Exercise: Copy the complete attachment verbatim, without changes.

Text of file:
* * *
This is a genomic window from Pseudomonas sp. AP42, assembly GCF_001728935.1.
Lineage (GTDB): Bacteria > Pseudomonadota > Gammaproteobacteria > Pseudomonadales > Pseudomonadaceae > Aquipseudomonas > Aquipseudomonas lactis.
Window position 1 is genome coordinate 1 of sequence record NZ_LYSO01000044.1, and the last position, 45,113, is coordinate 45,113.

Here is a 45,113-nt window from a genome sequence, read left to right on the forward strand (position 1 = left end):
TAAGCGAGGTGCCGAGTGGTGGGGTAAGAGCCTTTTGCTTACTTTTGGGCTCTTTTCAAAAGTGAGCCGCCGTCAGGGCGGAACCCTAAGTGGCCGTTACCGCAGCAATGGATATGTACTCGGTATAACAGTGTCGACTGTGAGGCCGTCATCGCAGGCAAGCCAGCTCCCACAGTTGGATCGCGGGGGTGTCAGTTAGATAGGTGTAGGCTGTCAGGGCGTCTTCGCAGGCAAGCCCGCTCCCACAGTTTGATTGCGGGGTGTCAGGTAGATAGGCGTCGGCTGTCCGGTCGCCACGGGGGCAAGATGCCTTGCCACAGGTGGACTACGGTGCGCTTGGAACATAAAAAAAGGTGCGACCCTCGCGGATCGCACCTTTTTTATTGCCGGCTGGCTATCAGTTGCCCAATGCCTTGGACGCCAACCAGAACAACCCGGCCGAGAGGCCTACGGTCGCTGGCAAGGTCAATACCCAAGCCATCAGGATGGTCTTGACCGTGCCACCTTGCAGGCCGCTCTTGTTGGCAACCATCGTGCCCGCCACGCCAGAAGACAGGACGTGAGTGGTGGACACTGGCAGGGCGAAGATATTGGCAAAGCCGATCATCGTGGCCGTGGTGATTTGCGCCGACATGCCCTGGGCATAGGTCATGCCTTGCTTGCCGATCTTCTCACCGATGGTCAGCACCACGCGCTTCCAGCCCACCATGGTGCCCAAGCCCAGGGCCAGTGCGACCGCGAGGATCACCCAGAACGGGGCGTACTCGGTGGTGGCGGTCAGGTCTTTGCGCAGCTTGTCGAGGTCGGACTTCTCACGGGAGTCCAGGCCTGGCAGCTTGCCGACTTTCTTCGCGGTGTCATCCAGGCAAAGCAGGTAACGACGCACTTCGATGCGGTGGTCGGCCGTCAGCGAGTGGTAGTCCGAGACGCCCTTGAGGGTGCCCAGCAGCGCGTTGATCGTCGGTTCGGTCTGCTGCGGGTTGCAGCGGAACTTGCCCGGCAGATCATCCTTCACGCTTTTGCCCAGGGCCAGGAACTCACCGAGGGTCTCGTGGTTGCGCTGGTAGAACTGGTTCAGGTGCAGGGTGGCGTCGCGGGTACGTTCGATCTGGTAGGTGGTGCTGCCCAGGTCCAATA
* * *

This is a genomic window from Pseudomonas sp. AP42, assembly GCF_001728935.1.
Lineage (GTDB): Bacteria > Pseudomonadota > Gammaproteobacteria > Pseudomonadales > Pseudomonadaceae > Aquipseudomonas > Aquipseudomonas lactis.
Window position 1 is genome coordinate 1 of sequence record NZ_LYSO01000044.1, and the last position, 45,113, is coordinate 45,113.

Here is a 45,113-nt window from a genome sequence, read left to right on the forward strand (position 1 = left end):
TAAGCGAGGTGCCGAGTGGTGGGGTAAGAGCCTTTTGCTTACTTTTGGGCTCTTTTCAAAAGTGAGCCGCCGTCAGGGCGGAACCCTAAGTGGCCGTTACCGCAGCAATGGATATGTACTCGGTATAACAGTGTCGACTGTGAGGCCGTCATCGCAGGCAAGCCAGCTCCCACAGTTGGATCGCGGGGGTGTCAGTTAGATAGGTGTAGGCTGTCAGGGCGTCTTCGCAGGCAAGCCCGCTCCCACAGTTTGATTGCGGGGTGTCAGGTAGATAGGCGTCGGCTGTCCGGTCGCCACGGGGGCAAGATGCCTTGCCACAGGTGGACTACGGTGCGCTTGGAACATAAAAAAAGGTGCGACCCTCGCGGATCGCACCTTTTTTATTGCCGGCTGGCTATCAGTTGCCCAATGCCTTGGACGCCAACCAGAACAACCCGGCCGAGAGGCCTACGGTCGCTGGCAAGGTCAATACCCAAGCCATCAGGATGGTCTTGACCGTGCCACCTTGCAGGCCGCTCTTGTTGGCAACCATCGTGCCCGCCACGCCAGAAGACAGGACGTGAGTGGTGGACACTGGCAGGGCGAAGATATTGGCAAAGCCGATCATCGTGGCCGTGGTGATTTGCGCCGACATGCCCTGGGCATAGGTCATGCCTTGCTTGCCGATCTTCTCACCGATGGTCAGCACCACGCGCTTCCAGCCCACCATGGTGCCCAAGCCCAGGGCCAGTGCGACCGCGAGGATCACCCAGAACGGGGCGTACTCGGTGGTGGCGGTCAGGTCTTTGCGCAGCTTGTCGAGGTCGGACTTCTCACGGGAGTCCAGGCCTGGCAGCTTGCCGACTTTCTTCGCGGTGTCATCCAGGCAAAGCAGGTAACGACGCACTTCGATGCGGTGGTCGGCCGTCAGCGAGTGGTAGTCCGAGACGCCCTTGAGGGTGCCCAGCAGCGCGTTGATCGTCGGTTCGGTCTGCTGCGGGTTGCAGCGGAACTTGCCCGGCAGATCATCCTTCACGCTTTTGCCCAGGGCCAGGAACTCACCGAGGGTCTCGTGGTTGCGCTGGTAGAACTGGTTCAGGTGCAGGGTGGCGTCGCGGGTACGTTCGATCTGGTAGGTGGTGCTGCCCAGGTCCAATA